1. Every morning I'll post the 'assignment' here and on my Instagram feed. If you are subscribed to my emails, you'll receive the assignments directly to your inbox around 5 am (check spam, junk, promotions, social tab, and behind the couch - these emails end up everywhere).
  2. Each day will have a 30-60 minute commitment. I'll include the time to complete estimate in each post.
  3. Monday - Friday will be a free article, podcast, or video to stream. Weekends will be a movie to stream on Netflix/Hulu/wherever.
  4. Every resource is crowdsourced so please continue to send me suggestions (Instagram DM or email).

Week 1: US History (Pre-Civil Rights)
Week 2: The Civil Rights Movement
Week 3: Systemic Racism Today
Week 4: General Stuff We Should Know to Not Be an Anti-Racist

I have 0 authority on any of this. People have whole PhDs on this topic, and I'm just hearing listening, Googling, crowdsourcing. I'm sure I'll F this up somehow and am REALLY open to feedback when I do - please share thoughts and comments!

Today was Day 1 and here was the assignment

1619 Project Episode 1: The Fight for a True Democracy

Welcome to day 1 of our #30DayEducationChallenge ! Today we are listening to episode 1 of the 1619 podcast. You can stream for free wherever you get your podcasts- the link to the Spotify version is in my bio. Time to complete is 42 mins.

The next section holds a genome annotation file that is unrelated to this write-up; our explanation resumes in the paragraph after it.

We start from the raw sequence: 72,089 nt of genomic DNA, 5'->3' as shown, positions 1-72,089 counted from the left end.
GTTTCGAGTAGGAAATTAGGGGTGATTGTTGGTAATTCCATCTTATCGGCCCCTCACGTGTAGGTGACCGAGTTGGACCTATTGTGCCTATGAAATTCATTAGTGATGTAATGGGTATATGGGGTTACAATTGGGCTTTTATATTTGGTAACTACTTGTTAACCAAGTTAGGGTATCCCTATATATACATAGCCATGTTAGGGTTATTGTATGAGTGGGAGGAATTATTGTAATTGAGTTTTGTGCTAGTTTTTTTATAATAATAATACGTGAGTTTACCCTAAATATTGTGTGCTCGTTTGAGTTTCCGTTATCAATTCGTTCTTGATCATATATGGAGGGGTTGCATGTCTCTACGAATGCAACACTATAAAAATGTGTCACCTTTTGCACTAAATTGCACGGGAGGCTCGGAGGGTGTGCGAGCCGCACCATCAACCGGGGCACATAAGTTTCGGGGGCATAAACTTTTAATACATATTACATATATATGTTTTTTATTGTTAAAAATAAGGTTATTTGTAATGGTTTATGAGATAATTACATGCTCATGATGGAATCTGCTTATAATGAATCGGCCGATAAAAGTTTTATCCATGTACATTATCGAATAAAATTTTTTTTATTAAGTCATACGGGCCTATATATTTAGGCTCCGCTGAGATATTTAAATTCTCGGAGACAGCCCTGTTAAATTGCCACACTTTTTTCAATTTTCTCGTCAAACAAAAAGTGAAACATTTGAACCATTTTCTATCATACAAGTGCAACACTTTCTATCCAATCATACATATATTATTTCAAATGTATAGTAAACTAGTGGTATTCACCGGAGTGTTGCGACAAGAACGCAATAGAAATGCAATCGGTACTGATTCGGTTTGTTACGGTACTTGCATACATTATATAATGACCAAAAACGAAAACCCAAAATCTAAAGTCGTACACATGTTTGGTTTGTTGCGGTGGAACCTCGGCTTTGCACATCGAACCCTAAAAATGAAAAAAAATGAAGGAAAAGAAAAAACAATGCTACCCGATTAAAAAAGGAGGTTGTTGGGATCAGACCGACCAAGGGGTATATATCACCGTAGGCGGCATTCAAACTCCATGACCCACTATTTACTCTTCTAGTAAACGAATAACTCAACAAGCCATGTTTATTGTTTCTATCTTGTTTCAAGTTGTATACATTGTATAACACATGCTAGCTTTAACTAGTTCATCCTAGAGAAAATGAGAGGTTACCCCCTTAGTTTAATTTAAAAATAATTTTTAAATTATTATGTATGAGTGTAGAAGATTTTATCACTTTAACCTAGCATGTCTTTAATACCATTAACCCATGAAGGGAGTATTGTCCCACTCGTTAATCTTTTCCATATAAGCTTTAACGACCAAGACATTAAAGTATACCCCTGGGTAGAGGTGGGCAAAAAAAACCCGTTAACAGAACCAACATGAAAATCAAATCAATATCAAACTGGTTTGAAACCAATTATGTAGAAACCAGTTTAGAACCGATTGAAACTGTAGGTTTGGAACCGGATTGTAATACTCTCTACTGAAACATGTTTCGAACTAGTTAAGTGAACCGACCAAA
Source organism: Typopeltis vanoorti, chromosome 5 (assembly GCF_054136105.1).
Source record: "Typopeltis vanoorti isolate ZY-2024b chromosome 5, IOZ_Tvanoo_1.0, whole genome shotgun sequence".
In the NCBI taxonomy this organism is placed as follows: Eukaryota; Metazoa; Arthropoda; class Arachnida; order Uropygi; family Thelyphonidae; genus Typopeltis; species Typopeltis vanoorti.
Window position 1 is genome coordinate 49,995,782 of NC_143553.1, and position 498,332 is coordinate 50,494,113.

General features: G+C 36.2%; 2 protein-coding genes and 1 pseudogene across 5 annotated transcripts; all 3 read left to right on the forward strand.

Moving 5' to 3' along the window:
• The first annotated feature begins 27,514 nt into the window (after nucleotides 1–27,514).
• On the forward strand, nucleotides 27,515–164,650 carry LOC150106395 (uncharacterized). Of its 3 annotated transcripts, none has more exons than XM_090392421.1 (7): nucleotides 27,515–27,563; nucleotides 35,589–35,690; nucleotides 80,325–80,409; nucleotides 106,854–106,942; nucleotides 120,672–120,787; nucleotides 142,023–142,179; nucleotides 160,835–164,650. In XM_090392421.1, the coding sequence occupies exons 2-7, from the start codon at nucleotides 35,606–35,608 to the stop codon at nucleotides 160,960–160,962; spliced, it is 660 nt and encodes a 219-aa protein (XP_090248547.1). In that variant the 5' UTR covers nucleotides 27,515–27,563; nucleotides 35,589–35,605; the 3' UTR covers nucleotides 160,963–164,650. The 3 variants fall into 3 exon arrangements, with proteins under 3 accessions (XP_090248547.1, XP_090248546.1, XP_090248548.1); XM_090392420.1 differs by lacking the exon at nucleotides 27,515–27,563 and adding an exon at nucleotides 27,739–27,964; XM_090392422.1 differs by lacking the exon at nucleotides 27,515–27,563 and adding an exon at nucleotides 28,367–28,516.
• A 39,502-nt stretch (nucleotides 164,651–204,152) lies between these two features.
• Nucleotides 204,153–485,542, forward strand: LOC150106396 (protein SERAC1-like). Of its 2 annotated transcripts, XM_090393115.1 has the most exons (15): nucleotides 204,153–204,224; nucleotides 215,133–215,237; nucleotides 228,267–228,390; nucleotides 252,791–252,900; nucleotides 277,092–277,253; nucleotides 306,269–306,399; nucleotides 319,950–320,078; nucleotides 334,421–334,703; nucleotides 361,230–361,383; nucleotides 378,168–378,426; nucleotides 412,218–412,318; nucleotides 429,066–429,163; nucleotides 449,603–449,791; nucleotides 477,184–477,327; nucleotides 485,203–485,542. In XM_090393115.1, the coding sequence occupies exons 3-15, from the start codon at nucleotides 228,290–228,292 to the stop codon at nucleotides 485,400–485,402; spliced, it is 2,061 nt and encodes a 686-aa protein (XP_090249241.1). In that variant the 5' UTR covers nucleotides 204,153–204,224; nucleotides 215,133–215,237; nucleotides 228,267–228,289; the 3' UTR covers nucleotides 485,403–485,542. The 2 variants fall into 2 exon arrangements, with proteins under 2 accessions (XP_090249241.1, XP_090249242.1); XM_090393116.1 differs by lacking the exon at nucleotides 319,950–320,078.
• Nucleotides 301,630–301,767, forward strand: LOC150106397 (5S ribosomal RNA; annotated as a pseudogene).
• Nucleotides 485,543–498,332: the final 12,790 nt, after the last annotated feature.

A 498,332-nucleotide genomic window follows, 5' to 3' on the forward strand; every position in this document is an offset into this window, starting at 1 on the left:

NYT writer Nikole Hannah-Jones created the podcast and won a Pulitzer prize for her introductory essay, "America Wasn't a Democracy Until Black Americans Made it One". In a recent interview, Hannah-Jones says: "When you think that patriotism is actually truly believing in these founding ideals of equality and saying, our country is not there, but we are going to challenge our country, and we are going to be honest about our country, that is actually true patriotism." Wow, yes, let's πŸ‘ keep πŸ‘ challenging πŸ‘.

Discussion questions (feel free to leave thoughts in the comments, discuss with your groups, or journal):
1. What is something new you learned from this episode?
2. What is something that surprised you?
3. What do you think about how freedom is discussed? And the hypocrisy of freedom? Where do you notice these themes today?
4. What is national memory? How do we create it and how can it change?

Thanks for joining! Excited to learn together. See y'all tomorrow bright & early!